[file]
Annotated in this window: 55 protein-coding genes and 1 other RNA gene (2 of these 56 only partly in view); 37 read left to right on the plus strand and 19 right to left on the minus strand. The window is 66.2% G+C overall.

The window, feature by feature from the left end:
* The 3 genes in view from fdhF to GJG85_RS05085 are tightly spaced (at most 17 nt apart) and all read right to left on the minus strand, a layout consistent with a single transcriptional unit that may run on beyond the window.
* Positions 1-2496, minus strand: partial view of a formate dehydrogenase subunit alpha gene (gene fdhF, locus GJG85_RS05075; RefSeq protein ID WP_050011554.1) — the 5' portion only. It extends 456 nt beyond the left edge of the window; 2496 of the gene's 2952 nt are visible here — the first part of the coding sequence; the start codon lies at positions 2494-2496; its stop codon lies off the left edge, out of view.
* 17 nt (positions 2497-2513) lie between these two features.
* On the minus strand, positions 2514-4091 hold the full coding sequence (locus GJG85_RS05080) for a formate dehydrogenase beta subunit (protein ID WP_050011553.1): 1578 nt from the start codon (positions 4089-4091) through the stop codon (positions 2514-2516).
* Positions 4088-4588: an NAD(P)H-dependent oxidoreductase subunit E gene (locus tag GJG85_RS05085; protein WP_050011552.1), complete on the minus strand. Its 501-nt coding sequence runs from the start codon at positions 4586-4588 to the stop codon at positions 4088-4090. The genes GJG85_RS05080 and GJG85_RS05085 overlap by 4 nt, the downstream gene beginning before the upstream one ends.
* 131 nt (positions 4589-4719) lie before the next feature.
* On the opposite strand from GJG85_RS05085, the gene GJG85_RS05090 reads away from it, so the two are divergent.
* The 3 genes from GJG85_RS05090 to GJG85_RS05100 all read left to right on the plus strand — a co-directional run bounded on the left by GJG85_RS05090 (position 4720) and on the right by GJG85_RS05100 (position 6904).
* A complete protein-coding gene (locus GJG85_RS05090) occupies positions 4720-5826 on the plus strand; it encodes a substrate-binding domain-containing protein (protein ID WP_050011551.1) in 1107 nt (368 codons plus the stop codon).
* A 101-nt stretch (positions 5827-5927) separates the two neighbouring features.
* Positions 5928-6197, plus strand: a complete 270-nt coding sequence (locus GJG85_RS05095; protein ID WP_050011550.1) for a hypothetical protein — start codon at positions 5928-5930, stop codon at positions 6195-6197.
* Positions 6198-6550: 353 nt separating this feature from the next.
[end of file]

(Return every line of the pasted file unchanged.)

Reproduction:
Annotated in this window: 55 protein-coding genes and 1 other RNA gene (2 of these 56 only partly in view); 37 read left to right on the plus strand and 19 right to left on the minus strand. The window is 66.2% G+C overall.

The window, feature by feature from the left end:
* The 3 genes in view from fdhF to GJG85_RS05085 are tightly spaced (at most 17 nt apart) and all read right to left on the minus strand, a layout consistent with a single transcriptional unit that may run on beyond the window.
* Positions 1-2496, minus strand: partial view of a formate dehydrogenase subunit alpha gene (gene fdhF, locus GJG85_RS05075; RefSeq protein ID WP_050011554.1) — the 5' portion only. It extends 456 nt beyond the left edge of the window; 2496 of the gene's 2952 nt are visible here — the first part of the coding sequence; the start codon lies at positions 2494-2496; its stop codon lies off the left edge, out of view.
* 17 nt (positions 2497-2513) lie between these two features.
* On the minus strand, positions 2514-4091 hold the full coding sequence (locus GJG85_RS05080) for a formate dehydrogenase beta subunit (protein ID WP_050011553.1): 1578 nt from the start codon (positions 4089-4091) through the stop codon (positions 2514-2516).
* Positions 4088-4588: an NAD(P)H-dependent oxidoreductase subunit E gene (locus tag GJG85_RS05085; protein WP_050011552.1), complete on the minus strand. Its 501-nt coding sequence runs from the start codon at positions 4586-4588 to the stop codon at positions 4088-4090. The genes GJG85_RS05080 and GJG85_RS05085 overlap by 4 nt, the downstream gene beginning before the upstream one ends.
* 131 nt (positions 4589-4719) lie before the next feature.
* On the opposite strand from GJG85_RS05085, the gene GJG85_RS05090 reads away from it, so the two are divergent.
* The 3 genes from GJG85_RS05090 to GJG85_RS05100 all read left to right on the plus strand — a co-directional run bounded on the left by GJG85_RS05090 (position 4720) and on the right by GJG85_RS05100 (position 6904).
* A complete protein-coding gene (locus GJG85_RS05090) occupies positions 4720-5826 on the plus strand; it encodes a substrate-binding domain-containing protein (protein ID WP_050011551.1) in 1107 nt (368 codons plus the stop codon).
* A 101-nt stretch (positions 5827-5927) separates the two neighbouring features.
* Positions 5928-6197, plus strand: a complete 270-nt coding sequence (locus GJG85_RS05095; protein ID WP_050011550.1) for a hypothetical protein — start codon at positions 5928-5930, stop codon at positions 6195-6197.
* Positions 6198-6550: 353 nt separating this feature from the next.